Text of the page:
You will hear it waking to the roar of a ceiling fan,
in the rustling of dry palm leaves, in pebbles
pouring from a lorry onto the dusty street.
You will hear it in the last aeroplane of the night
(whose sound you will mistake for thunder),
in the alphabets of the birds, in indignant pressure cookers.
You will look for it in the evening, searching for one cloud
among tremendous shadows, and at night when it might come
from a great distance and touch the city with a new light.
You won’t find it in the few grey leaves of March
or behind the thin red crescent burning itself out
on a fevered patch of sky. Your hair will
grow electric with the dry heat of the day,
your dreams shot through with the silver lightning
of monsoon nights, the blue-green nights celebrated
by crickets, the mountain nights where fate
is linked to umbrellas.
But Venus’ eye is clear here.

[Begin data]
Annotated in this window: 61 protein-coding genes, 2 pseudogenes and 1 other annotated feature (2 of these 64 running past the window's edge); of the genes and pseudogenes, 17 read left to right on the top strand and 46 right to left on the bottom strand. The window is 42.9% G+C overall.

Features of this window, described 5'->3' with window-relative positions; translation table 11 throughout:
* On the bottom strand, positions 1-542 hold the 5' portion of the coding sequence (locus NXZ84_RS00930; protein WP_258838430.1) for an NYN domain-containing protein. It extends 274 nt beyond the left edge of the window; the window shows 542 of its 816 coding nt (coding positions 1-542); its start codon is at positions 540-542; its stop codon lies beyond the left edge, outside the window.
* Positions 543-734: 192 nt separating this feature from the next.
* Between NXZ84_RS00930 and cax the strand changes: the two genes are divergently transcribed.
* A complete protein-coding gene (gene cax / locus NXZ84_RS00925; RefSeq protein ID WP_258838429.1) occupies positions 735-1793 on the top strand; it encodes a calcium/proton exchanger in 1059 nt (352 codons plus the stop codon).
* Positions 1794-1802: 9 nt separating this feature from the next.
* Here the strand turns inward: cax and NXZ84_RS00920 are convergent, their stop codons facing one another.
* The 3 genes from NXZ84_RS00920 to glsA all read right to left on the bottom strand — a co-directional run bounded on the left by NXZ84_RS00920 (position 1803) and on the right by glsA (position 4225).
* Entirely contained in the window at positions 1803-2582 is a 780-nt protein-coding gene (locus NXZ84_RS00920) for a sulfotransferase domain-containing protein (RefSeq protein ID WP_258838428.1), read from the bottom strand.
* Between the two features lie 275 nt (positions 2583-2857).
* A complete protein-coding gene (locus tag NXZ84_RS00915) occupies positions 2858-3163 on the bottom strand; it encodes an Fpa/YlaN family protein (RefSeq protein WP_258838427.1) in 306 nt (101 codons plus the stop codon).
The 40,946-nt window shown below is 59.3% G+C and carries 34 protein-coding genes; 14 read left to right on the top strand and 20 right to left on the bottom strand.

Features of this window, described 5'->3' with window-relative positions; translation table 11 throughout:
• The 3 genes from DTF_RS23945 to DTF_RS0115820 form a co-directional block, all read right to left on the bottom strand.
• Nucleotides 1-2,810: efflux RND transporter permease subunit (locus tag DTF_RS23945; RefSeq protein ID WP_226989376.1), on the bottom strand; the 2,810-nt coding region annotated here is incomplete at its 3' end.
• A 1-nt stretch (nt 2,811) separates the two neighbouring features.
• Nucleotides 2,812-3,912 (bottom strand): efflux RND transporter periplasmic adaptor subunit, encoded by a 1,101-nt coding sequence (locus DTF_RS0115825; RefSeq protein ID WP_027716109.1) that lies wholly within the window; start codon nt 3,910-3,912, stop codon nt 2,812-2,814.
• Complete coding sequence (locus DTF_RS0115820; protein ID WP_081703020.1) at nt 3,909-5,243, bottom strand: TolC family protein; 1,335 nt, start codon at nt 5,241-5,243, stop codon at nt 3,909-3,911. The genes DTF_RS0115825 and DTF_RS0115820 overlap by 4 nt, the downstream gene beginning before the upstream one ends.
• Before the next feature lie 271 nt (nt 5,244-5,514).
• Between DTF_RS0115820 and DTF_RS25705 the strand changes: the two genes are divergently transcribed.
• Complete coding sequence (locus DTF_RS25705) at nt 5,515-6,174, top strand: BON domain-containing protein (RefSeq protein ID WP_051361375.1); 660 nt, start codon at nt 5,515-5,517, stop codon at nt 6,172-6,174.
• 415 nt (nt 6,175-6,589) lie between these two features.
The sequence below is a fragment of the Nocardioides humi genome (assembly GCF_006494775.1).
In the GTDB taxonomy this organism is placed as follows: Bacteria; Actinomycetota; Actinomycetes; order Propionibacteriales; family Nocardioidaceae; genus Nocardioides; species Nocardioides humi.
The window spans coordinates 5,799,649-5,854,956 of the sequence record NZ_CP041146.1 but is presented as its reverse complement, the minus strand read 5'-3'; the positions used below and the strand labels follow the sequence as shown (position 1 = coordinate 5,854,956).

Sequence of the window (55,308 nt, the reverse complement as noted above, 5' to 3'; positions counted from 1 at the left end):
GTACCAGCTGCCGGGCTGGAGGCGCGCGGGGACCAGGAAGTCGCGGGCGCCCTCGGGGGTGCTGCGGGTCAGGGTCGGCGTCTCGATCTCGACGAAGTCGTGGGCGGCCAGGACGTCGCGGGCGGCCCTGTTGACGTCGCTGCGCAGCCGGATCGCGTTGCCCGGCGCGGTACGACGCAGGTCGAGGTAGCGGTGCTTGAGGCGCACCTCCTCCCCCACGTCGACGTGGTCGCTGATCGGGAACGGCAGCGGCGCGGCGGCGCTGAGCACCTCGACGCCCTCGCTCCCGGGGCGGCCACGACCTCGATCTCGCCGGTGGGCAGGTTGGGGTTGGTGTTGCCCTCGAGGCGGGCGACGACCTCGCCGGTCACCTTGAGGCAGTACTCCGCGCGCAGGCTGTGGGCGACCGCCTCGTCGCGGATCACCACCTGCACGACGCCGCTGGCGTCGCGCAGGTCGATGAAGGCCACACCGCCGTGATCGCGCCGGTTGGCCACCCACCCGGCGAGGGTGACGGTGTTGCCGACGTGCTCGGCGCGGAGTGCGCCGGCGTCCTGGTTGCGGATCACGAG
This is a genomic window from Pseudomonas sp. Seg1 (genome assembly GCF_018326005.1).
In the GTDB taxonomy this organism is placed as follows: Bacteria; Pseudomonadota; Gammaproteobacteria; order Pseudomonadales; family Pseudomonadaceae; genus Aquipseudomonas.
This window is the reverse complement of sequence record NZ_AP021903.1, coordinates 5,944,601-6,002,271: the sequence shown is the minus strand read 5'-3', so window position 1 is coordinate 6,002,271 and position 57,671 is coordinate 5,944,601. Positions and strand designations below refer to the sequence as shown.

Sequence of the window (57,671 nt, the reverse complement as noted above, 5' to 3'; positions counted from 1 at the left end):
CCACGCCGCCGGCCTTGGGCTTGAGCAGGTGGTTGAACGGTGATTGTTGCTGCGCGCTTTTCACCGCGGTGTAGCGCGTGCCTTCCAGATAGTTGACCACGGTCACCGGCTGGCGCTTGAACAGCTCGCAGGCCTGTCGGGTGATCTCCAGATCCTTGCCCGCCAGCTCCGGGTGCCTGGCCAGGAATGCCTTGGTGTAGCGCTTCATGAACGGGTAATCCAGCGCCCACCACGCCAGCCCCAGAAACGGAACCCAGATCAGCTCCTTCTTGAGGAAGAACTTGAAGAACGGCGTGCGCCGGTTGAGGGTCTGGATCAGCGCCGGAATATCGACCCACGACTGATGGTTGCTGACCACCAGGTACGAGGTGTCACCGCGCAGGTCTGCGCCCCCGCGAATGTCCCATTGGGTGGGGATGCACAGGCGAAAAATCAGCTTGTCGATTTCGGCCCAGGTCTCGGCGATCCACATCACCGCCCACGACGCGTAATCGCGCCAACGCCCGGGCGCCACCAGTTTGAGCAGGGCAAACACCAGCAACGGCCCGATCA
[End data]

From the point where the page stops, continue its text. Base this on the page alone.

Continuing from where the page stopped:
You will look for it in refrigerators at night,
slice water-melons with its taste on your tongue –
unfeeling, red-hearted fruit – and buy cucumbers in despair.
You will almost forget the sadness of mist, but remember
how quickly mirrors darkened and streets turned grim,
and wait for the same blanket to be fastened over the sky
and change the quality of this harsh, unvarying light.
Always the ‘where’ of where you are is a place in the head
established through skin, and you recognise the address
not in numbers or names but through familiar patterns
of bird-song, traffic, shadows, lanes.
And when you go away only envelopes speak of
the city where everyone thinks you now stay.
For the expectation of the senses remains the same,
for years remains the same: bewildered by dry winds
in April, aching for rain.
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